Hike to Darwin Falls. Darwin Falls is a year-round waterfall in Death Valley National Park. To get here, you will hike through an oasis, a much different landscape that what you see in the rest of the park. It is a 2-mile round trip hike that takes about an hour to an hour and a half.

Learn More about Death Valley

When to Visit Death Valley National Park

Springtime is the most popular time to visit Death Valley. If the valley received enough rainfall during the winter months, you get to see the legendary superbloom (usually the end of March into early April).

The winter months are another great time to visit Death Valley. Daytime temperatures are very pleasant (65 to 70°F) although it can get cold at night. There may be brief periods of rain during the winter months, and if this occurs during your visit, you may want to skip Racetrack Playa.

During the summer months, be prepared for incredibly hot conditions with temperatures getting to 120°F or higher. Skip the hikes and instead drive through the park, getting out at the viewpoints.

Autumn has warm temperatures and clear skies. As the heat fades, visitors start reappearing.

How Many Days Should You Spend in Death Valley?

Ideally, you need at least two days in Death Valley, although more time is better.

With two days, you can visit the highlights of the park (Badwater Basin, Zabriskie Point, Mesquite Flat Sand Dunes, Artist's Drive, Dante’s View, and Twenty Mule Team Canyon), hike one or two trails, and visit Racetrack Playa.

Here is a link to a 2-day Death Valley National Park itinerary where you can visit all of the highlights.

ONE DAY IN DEATH VALLEY

For those with just one day in Death Valley, you can do quite a bit. In fact, Death Valley makes a great day trip from Las Vegas. Click here to learn how to plan your Death Valley day trip.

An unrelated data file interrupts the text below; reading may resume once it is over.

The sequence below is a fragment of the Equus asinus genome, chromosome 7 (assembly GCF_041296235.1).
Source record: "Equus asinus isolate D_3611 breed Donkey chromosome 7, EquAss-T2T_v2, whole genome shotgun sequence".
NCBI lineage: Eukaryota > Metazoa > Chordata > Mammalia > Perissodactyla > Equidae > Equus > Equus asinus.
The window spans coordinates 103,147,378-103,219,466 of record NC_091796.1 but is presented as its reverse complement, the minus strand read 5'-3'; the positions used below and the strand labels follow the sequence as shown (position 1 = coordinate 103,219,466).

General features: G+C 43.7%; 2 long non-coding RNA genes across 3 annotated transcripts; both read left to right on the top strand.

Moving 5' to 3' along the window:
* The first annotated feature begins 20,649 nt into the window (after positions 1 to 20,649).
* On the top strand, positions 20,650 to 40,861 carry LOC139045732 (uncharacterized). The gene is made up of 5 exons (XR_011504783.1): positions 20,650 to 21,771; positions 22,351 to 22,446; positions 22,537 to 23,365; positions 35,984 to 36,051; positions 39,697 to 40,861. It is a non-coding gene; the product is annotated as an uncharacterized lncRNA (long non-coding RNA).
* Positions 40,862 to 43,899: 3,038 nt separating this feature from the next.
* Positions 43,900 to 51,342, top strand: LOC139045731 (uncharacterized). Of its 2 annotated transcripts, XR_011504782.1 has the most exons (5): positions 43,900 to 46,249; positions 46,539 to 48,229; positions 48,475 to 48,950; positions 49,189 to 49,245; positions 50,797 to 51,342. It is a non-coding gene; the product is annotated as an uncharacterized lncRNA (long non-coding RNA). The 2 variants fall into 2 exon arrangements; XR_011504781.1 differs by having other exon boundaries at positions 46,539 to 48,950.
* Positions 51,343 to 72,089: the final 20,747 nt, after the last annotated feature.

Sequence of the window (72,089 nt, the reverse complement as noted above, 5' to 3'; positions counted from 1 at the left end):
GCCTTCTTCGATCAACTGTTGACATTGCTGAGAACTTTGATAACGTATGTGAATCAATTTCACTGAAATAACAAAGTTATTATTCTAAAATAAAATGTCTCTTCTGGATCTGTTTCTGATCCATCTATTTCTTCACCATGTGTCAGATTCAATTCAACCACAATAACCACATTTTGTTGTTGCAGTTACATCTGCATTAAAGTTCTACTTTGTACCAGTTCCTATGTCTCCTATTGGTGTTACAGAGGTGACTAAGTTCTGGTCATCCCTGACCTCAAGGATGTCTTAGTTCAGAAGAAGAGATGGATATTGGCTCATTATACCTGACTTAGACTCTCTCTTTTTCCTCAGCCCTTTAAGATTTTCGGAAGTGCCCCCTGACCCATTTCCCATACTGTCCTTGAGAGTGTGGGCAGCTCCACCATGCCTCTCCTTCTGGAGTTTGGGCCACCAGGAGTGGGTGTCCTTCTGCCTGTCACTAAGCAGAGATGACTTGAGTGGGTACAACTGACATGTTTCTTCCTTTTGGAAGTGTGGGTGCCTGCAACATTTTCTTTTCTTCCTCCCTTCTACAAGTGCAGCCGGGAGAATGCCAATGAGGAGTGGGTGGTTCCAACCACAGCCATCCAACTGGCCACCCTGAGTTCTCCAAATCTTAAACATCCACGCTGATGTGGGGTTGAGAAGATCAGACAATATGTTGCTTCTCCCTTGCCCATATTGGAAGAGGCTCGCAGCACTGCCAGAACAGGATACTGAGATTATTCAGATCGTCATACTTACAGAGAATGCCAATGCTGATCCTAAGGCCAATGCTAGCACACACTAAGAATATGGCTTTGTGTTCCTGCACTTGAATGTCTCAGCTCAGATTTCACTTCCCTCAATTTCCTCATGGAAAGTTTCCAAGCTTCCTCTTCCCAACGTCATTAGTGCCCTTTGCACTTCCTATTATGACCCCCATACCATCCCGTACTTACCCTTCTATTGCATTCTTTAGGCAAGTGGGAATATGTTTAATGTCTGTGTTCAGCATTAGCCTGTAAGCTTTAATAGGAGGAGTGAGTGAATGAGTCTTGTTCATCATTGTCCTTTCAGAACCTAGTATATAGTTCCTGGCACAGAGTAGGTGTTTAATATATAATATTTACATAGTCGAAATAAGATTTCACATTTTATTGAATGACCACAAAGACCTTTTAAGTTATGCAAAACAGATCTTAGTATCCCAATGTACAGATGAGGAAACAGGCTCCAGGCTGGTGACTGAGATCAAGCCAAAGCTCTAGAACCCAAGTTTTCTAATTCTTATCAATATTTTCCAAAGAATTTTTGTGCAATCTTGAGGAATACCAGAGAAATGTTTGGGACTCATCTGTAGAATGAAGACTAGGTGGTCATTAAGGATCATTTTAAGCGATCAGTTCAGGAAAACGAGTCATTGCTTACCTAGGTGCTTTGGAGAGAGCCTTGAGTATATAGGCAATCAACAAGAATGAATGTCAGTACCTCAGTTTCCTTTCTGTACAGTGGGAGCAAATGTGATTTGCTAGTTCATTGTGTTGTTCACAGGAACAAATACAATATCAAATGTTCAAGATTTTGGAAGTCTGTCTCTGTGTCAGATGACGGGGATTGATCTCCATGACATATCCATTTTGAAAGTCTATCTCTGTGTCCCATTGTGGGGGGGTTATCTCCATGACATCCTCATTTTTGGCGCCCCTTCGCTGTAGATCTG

Where to Stay

There are several lodges inside of the park, which is the ideal place to stay, since it helps to limit how much driving you do. Death Valley is a very large national park and for the best experience it helps to stay in a central location.

Inside of Death Valley, you can stay at Stovepipe Wells or one of the two properties that make up The Oasis at Death Valley, the Inn at Death Valley or the Ranch at Death Valley. Panamint Springs Resort is also located within Death Valley National Park, but with its location on the west side of the park, it is not as centrally location as Stovepipe Wells or The Oasis.

There are also numerous campgrounds located within Death Valley National Park. Click here to learn more. 

Outside of the park, the town of Beatty has a convenient location for exploring Death Valley. In this town, we recommend the Death Valley Inn & RV Park.

Did You Know?

Death Valley is the hottest, driest, and lowest place in the United States.

A scorching 134°F (57°C) was recorded in aptly named Furnace Creek on July 10, 1913, the hottest temperature ever recorded on Earth. Less than 2 inches of rain falls in Death Valley per year. Badwater Basin is the lowest spot in the United States, sitting 282 feet below sea level.

This diverse landscape has been used in a surprisingly large number of movies, the most famous being Star Wars: A New Hope. Many of the scenes of Tatooine were filmed in Death Valley.

Dante's View

Death Valley National Park Map

Death Valley Map

Death Valley National Park in Photos

 
Death Valley National Park
 
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Visit More National Parks

Learn more about the national parks in the United States in our National Parks Guide.